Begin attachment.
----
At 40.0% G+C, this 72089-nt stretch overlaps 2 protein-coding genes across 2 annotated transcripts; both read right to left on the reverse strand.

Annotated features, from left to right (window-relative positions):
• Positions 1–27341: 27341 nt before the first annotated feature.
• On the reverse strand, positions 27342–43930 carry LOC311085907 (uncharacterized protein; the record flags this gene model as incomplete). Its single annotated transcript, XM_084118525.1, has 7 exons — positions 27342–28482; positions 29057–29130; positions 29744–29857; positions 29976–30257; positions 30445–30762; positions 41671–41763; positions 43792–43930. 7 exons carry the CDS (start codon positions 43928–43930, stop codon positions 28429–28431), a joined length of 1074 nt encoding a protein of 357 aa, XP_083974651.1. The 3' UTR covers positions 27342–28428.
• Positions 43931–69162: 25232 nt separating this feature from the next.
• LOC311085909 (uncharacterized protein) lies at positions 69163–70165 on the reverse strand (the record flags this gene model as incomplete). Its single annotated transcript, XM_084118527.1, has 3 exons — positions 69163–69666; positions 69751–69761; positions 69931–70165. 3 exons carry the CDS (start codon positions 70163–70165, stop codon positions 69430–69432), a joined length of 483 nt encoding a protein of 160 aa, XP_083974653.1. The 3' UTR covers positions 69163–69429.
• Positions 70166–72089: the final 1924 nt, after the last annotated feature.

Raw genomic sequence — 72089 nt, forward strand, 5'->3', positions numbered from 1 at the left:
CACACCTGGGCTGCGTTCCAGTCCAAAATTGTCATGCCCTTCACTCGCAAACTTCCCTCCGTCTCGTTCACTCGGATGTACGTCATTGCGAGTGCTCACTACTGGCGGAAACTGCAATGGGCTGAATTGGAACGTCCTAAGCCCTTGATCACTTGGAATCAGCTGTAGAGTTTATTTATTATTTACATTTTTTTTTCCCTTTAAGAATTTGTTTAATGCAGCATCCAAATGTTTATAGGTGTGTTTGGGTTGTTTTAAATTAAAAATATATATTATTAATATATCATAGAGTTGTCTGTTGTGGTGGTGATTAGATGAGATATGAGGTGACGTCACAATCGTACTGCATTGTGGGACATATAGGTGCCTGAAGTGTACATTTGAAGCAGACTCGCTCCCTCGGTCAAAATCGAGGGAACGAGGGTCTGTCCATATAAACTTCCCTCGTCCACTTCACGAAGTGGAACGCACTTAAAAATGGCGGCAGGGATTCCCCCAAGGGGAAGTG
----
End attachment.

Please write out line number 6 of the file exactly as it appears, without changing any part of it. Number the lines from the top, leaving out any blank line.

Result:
• LOC311085909 (uncharacterized protein) lies at positions 69163–70165 on the reverse strand (the record flags this gene model as incomplete). Its single annotated transcript, XM_084118527.1, has 3 exons — positions 69163–69666; positions 69751–69761; positions 69931–70165. 3 exons carry the CDS (start codon positions 70163–70165, stop codon positions 69430–69432), a joined length of 483 nt encoding a protein of 160 aa, XP_083974653.1. The 3' UTR covers positions 69163–69429.